I’m not going to begin with the usual “OMG I haven’t blogged in forever I’m going to start blogging everyday from now mother promise!” preface. Every month would do.
Phew. And with that out of the way – here’s the beginning of a short story I’m currently working on for my fiction writing class.
“That’s my seat.”
I looked up from my copy of Stardust (mostly embarrassed that someone had caught me with a copy of Stardust, but that was the least cringeworthy publication the newspaper stand nearby carried). A wizened old man with a bristly, unapologetic beard shaped much like the Indian peninsula was staring down at me. Air conditioning had done nothing to stop his perspiration.
“Could you remove your bag from my seat please?”
At least he was polite. I looked around at the rest of the compartment; a perfectly normal collection of pilgrims aboard the best coach the Indian Railways was willing to offer for the Chennai-Tirupati Express. Nothing extraordinary here – except for the sheer number of unoccupied seats separating these individuals.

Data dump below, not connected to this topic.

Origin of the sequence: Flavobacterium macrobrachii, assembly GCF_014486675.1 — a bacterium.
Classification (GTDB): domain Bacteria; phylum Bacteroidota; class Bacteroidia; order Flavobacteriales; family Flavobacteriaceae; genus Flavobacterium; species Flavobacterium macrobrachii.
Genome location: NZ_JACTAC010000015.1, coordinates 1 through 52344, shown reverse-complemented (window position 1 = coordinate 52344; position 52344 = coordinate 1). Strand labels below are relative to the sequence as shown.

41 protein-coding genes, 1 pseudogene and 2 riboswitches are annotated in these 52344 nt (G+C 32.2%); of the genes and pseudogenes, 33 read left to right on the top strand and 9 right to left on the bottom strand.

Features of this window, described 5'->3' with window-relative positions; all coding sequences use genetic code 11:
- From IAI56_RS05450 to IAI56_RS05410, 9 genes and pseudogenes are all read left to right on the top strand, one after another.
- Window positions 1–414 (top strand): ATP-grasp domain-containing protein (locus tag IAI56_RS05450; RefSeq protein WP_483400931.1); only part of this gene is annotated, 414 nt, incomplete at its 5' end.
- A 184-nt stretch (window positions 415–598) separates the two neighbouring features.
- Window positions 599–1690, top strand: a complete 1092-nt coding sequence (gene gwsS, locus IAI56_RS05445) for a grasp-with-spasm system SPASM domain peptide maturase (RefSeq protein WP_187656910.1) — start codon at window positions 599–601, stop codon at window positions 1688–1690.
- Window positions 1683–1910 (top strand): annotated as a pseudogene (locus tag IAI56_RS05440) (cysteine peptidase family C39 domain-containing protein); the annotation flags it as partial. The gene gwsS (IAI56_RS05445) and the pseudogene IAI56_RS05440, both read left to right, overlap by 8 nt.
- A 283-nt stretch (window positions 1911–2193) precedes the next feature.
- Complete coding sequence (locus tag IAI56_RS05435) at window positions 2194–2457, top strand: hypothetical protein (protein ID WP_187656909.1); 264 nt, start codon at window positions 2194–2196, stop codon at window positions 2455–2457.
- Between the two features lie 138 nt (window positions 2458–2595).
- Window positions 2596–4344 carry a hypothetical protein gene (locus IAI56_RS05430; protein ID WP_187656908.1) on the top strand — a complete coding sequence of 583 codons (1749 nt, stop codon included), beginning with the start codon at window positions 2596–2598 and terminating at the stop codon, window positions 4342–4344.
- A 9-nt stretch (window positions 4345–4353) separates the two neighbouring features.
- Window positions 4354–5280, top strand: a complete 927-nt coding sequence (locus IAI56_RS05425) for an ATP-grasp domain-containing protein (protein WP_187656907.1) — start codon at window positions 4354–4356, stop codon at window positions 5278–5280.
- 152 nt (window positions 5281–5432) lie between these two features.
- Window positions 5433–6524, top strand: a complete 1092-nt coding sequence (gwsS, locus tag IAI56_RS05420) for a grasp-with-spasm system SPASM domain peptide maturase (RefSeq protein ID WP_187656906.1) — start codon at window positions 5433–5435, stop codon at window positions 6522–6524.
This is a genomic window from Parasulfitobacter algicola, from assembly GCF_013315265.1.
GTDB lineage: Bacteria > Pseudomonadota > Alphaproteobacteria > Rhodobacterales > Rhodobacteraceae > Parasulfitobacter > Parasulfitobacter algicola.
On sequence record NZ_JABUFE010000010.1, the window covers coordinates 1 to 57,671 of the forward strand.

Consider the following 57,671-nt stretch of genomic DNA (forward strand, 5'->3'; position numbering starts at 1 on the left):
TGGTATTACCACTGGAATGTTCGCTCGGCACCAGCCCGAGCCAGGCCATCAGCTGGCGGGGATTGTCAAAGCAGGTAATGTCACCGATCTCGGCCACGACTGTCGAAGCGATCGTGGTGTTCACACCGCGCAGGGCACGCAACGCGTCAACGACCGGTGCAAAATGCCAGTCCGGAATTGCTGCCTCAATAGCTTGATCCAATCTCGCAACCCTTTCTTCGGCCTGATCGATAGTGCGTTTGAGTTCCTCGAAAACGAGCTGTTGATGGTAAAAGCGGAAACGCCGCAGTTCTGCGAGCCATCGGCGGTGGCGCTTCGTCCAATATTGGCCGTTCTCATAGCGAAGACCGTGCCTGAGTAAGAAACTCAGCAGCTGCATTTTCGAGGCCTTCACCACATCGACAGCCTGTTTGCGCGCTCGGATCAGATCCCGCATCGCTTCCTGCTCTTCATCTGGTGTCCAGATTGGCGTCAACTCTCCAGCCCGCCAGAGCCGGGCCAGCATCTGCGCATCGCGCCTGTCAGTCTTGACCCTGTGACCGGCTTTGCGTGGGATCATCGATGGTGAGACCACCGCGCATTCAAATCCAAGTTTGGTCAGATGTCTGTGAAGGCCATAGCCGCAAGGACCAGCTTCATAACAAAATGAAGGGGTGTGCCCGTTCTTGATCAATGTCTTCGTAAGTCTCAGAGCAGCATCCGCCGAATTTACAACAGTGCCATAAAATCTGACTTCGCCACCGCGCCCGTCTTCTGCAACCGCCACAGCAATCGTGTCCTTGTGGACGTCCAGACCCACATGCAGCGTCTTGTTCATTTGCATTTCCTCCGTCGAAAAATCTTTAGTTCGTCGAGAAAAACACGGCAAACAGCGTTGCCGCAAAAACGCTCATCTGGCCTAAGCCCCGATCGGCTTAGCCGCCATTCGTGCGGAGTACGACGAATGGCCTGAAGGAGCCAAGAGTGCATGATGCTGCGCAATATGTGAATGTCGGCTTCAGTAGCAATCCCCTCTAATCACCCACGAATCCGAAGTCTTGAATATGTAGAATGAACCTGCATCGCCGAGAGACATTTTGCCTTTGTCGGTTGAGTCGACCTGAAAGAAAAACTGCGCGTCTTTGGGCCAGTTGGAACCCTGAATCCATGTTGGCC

“The compartment is pretty empty,” I ventured, hoping the man would take a hint.
“But this is my seat.”
I accepted defeat and dutifully transferred the burden of my backpack from his seat to the overhead rack the Indian Railways commendably provided for this purpose.
The man sat down next to me, and promptly expanded his sphere of influence to the solitary elbow rest that separated our seats (shame on you, Indian Railways!). I distracted myself with the Stardust cover story, a piece of particularly fine journalism: a popular new actress recognized emerging from an abortion clinic claimed she was only visiting her childhood friend, a nurse; however, the enterprising journalist had an inside source who claimed that she’d been a little too friendly with an actor whose name rhymed with…
“She’s lying, you know,” interrupted the old man.